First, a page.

1.4.14

Spring

Here in Minnesota, spring has been teasing us--playing a little game of catch and release. We've had a couple of balmy, sunny days that have awakened our senses to the freshness of spring air and promised us the hope of an end to winter. But then we've fallen into bed after hours full of mud puddle parades and happy laughter, only to wake again to a white blanket covering our mud pies and lawn chairs. It's a dance the seasons do every year, but for some reason that doesn't make it easier to wait out.

Yesterday was one of the sunny days. I got my kids up from their naps and we marched our selves out the door. I set up a chair, grabbed a book and relaxed while my kids joyfully played around me. It's funny, something about the end of winter puts life right back in your veins. Don't get me wrong, there is magic in the winter season. I love the first snowfall, or even a nice big blizzard: you know the kind where you huddle up in doors under a warm wool blanket with a cup of cocoa and your loved ones. But something about the winter grows long up here. Something about having to hide out within four walls that makes you feel trapped and overwhelmed.

That's why yesterday when the sun was shining, I felt so renewed. That's what the word spring means, by the way. Renewal. As I sat in that chair and looked up at the sky I was awestruck by the beauty I saw. There was a moment where the sun disappeared behind the most billowy clouds. And as the sun was hidden from view, I saw those gilded clouds speeding past. They were teasing me with the strands of the great light they were hiding. Then when at last the sun re-emerged, it burst forward almost animately. I felt it's warmth rush over me. If I was a photographer, I definitely would have captured that moment with my lens. In fact, I wish I was, because it was a beautiful sight. But, since I am a writer I do my best to capture it with my words.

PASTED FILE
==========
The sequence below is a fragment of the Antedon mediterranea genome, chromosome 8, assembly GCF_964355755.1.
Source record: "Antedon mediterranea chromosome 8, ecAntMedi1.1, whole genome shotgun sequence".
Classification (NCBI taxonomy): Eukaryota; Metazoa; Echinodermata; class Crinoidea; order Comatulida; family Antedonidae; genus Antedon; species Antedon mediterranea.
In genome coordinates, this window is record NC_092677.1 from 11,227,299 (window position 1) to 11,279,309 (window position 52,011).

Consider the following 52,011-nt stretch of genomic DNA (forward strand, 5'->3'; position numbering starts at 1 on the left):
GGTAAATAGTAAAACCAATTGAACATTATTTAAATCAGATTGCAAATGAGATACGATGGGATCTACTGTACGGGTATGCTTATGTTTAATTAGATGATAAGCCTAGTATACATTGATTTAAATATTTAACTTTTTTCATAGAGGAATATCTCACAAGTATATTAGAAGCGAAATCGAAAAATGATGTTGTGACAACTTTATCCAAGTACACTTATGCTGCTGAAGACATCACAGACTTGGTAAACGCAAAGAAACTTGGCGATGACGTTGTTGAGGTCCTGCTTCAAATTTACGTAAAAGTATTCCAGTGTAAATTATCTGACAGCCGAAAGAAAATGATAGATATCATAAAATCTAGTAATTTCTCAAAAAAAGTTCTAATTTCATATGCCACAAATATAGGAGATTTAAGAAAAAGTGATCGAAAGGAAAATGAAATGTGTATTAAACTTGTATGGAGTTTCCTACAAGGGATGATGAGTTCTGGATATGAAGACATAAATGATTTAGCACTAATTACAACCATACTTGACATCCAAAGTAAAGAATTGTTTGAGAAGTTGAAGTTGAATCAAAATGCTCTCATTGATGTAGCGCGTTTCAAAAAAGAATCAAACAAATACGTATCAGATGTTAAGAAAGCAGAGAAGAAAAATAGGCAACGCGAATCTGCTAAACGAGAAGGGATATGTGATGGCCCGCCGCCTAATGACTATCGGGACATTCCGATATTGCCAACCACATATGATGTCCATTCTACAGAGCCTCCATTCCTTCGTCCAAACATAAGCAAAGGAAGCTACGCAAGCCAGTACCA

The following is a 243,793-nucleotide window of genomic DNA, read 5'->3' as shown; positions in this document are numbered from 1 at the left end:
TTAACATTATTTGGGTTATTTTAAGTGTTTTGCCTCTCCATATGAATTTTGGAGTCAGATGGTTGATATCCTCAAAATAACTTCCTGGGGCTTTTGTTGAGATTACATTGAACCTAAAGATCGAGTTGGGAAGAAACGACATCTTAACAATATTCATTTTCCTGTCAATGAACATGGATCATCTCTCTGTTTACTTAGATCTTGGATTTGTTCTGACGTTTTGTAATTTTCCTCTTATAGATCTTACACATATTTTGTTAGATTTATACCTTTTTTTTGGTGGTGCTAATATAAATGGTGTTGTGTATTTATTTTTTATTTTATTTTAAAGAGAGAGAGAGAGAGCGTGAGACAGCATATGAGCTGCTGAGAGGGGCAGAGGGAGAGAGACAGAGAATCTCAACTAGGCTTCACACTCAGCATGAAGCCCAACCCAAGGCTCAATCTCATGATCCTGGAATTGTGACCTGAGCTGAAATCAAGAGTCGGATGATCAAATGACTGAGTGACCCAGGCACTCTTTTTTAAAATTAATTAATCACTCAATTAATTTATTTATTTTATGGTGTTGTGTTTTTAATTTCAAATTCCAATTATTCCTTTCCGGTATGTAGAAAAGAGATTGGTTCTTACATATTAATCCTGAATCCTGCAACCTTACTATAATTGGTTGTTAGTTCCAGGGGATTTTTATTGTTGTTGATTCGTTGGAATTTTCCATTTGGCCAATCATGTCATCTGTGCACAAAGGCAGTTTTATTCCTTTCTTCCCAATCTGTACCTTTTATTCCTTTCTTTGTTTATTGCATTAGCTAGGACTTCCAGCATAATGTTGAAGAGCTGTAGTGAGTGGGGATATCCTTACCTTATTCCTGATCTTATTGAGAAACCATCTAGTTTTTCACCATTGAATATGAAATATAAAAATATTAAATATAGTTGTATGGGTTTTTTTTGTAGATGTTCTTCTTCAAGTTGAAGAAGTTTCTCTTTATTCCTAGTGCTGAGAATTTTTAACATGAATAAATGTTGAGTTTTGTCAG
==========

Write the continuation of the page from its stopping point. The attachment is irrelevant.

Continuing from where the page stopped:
There was something in that moment that reminded me of the process we go through every year with this inevitable transition from winter to spring. It's impactful, as evidenced by the hundreds of statuses on Facebook, the tweets and the blog posts about the seasons change. There are winters in our lives. I realize that's not an original idea-- I know that it's been said and I'm not attempting to present it as a unique impression. But our lives have winters, don't they? Seasons where we feel cold. We feel hidden. We feel trapped. We feel buried under the proverbial snow of circumstance. In those seasons, the clouds around us almost entirely hide the sun. We look up and all we see is darkness and we feel is cold and the absence of clarity, warmth and light. But if we looked closer, perhaps we could see the rushing of those clouds. Perhaps we would notice the gilded outlines that promise there is hope just past their edges. And though winter can be long, and the cold can cut deeply, that moment when the sun reappears... it's a moment that bowls you right over. It releases you in a blinding instant and as it's warmth covers you and its hope engulfs you, there is no doubt that cloud is gone.

Spring is teasing us. And maybe it'll arrive for good very soon, or maybe it won't. But the moments when the sun breaks out from the clouds have to be enough to give us hope. To keep us going. And to remind us, that behind every cloud, the sun is shining; that for every winter, there is a spring.




2 Comments:

Mrs. Pedersen said...

Loved this. I need renewal in my life, as well. Spring is just the season for that.

Heather said...

Hi Claire! I'm Heather and I was just wondering if you could answer my question about your blog! My email is Lifesabanquet1(at)gmail(dot)com :-)